Michael joined Watsi on August 6th, 2014. 8 other people also joined Watsi on that day! Michael's most recent donation traveled 8,300 miles to support Chit Sandar, a child from Burma, to fund hydrocephalus treatment.
Michael has funded healthcare for 13 patients in 6 countries.
Michael has funded healthcare for 13 patients in 6 countries.
Chit Sandar is 21 months old and lives with her older brother, mother, and grandparents in a village in Burma. Her father works in Bangkok to support the family. At six months of age, Chit Sandar became sick with a fever. She was brought to the hospital, where she was diagnosed with hydrocephalus, a condition in which excess cerebrospinal fluid accumulates in the brain. Although Chit Sandar is eating well, she has experienced loss of consciousness, fatigue, and sunken eyes. She was referred to our medical partner, Burma Children Medical Fund (BCMF). On February 14, doctors will perform a shunt insertion surgery to drain the fluid from her brain. Chit Sandar's parents cannot afford treatment, so BCMF is requesting $1,500 to help fund this procedure.
Sebazungu is a 20-year-old young man and a student at his secondary school. His best subject is biology. He has seven siblings, four boys and three girls, who are all in school. His parents struggle to pay for the education of their children. One year ago, Sebazungu developed a painful swelling in his right inguinal (groin) region. His parents took him to hospital where he was diagnosed with a right inguinal scrotal hernia, a condition where part of his intestine is protruding through his inner groin area. Surgery was advised, but his parents couldn't afford to pay for his treatment. The pain has intensified in the past two months. Sebazungu is now unable to lift heavy items. He also cannot sit and concentrate in class and sometimes he misses school. $249 will cover the costs of the surgery and care Sebazungu needs. After surgery, he hopes to go back to school and attend classes on a regular basis.
Meet Emily, a 30-year-old farmer and mother from Uganda. Emily lives with her husband and daughter, and grow cassava, beans, maize, millet, potatoes, groundnuts for a living. Emily is currently awaiting the delivery of her child at Bwindi Community Hospital, a 55 kilometer trek from her hometown village. Emily has had two previous pregnancies, and lost her first baby from obstructed labor. For $258, the Kellermann Foundation can perform a caesarean section to ensure a safe delivery for her baby. Emily enjoys singing and dancing to traditional Ugandan music, playing with her child after school and legendary storytelling. Emily is a church choir member at her village and enjoys listening to radio programs about national affairs during her free time. Emily says she hopes to nurse her baby and take him/her to school.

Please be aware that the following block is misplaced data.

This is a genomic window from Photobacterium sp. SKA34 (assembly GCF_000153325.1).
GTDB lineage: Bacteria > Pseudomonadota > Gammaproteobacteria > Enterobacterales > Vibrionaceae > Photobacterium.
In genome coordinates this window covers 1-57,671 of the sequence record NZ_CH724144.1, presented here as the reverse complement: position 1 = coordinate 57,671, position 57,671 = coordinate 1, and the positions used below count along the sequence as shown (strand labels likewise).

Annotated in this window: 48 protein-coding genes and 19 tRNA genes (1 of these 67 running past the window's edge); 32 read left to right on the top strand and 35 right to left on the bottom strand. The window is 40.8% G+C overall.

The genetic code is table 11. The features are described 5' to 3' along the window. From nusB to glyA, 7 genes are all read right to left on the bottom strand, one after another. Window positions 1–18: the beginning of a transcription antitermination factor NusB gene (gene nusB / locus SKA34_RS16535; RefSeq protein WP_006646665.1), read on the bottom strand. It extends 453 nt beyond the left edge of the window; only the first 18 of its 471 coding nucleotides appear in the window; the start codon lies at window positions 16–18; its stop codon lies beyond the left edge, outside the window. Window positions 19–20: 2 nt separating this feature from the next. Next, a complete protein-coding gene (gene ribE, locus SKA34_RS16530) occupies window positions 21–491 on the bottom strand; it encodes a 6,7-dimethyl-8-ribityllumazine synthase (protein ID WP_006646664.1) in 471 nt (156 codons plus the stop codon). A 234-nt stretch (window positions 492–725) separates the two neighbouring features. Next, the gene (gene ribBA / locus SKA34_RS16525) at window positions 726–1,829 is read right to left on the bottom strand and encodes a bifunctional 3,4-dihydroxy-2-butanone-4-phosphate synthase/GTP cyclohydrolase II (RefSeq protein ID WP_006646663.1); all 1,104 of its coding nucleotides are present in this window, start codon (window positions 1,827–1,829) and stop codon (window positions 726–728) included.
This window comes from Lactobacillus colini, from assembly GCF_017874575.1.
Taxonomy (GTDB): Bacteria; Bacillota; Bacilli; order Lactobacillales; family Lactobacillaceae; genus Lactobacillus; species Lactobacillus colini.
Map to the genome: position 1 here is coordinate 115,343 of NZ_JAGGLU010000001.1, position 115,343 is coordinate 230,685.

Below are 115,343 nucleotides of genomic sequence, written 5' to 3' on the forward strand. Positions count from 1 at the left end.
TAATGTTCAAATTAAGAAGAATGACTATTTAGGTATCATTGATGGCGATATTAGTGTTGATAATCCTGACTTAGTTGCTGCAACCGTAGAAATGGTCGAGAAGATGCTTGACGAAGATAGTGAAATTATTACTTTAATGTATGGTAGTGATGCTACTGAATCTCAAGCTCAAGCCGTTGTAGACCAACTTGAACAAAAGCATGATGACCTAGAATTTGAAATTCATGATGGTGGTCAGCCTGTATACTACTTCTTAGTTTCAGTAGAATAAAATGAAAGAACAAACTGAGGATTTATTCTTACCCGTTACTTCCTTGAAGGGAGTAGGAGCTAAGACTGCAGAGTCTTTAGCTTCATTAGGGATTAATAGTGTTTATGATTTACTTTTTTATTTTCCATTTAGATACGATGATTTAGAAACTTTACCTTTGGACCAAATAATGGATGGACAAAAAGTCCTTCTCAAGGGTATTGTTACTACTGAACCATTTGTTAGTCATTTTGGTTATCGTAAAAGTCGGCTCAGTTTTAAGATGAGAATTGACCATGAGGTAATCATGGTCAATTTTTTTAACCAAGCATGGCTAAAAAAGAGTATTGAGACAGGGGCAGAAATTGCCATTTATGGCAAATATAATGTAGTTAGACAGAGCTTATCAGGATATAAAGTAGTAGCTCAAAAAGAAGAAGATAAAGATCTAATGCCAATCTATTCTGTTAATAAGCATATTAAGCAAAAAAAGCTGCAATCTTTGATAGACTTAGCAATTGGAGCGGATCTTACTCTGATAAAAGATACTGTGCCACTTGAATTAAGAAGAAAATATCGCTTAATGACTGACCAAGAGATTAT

Srey Nak is a 17-year-old girl from Cambodia. She has two brothers and two sisters, and she is the third child in her family. Srey Nak enjoys watching Thai dramas on TV. Srey Nak was born with a squint in each eye - a condition called strabismus. This condition causes her eyes to turn inward, which creates difficulty with her vision. For $264, Srey Nak will undergo a correction procedure in each eye, which will improve her vision and improve her confidence. Srey Nak looks forward to recovering after her surgery. She is most looking forward to having straight eyes and being less shy around her friends.
Jose is the only child in his family from Guatemala. They live in a rented one-room adobe house with a tin roof. His mother stays at home to take care of Jose, since he has special needs and needs to take medications at certain times to control his seizures. His father works as a day laborer, making about three dollars per day--far too little to afford the nutritional therapy that Jose needs to survive. Jose has had several health problems in his short life. He previously received treatment for his seizures and developmental delays, but recently he has had trouble gaining weight and growing like he should. One year ago, he had to be hospitalized for his malnutrition, but after a month he recovered. However, one month ago, he had surgery to drain fluid from his brain (he also suffers from hydrocefalia), and after that he was in the hospital and suffering from nausea and vomiting. He lost quite a bit of weight, and now he has lost his appetite. He now has severe acute malnutrition, a life-threatening condition that requires immediate treatment. Our community health worker provided him with a preliminary treatment until he can have a consult with our nutritionist, who will design a personalized diet to help him grow healthy and strong. Biweekly growth monitoring, micronutrient and food supplementation, and deworming medication will help Jose recover from malnutrition. He will gain weight and grow taller to catch up with other children his age. His immune system will grow stronger with the increased caloric intake. This will further increase his appetite and help him use the extra calories to gain motor skills and learn new words instead of those calories being wasted on getting over frequent illnesses. His mother will receive the support she need to feel empowered to give Jose the diet he needs to grow and develop healthily, even with limited resources. Intervention now will save Jose's life and give him the chance to live a healthy and productive life and escape the cycle of malnutrition and poverty that made him sick in the first place.
Yahaya is a 28-year-old husband and father of two boys who lives in Uganda. He has a great sense of humor, and he is happiest when he is with his wife and children. Yahaya started feeling pain and swelling in his left scrotum that makes him very uncomfortable, especially when walking. He also feels pain when he touches the swelling. The pain and swelling are due to a hydrocele, a sac of watery fluid around one or both testicles that causes swelling in the scrotum or groin. The fluid comes from the abdomen and travels along the same paths that the testes follow when they descend into the scrotum before or shortly after birth. Hydroceles occur at any age, and their cause is generally unknown. Yahaya visited a government hospital where he was referred to Holy Family Virika Hospital for surgery. However, Yahaya did not go to Virika because he was unable to pay for his treatment. For $185, Yahaya will undergo a hydrocele repair to decrease the scrotal swelling. Funding also covers the cost of a three-night hospital stay, an ultrasound scan, and medicine to prevent infection. Yahaya looks forward to a successful operation and a promising future. “I plan to start a business so that I can settle with my family,” he shares.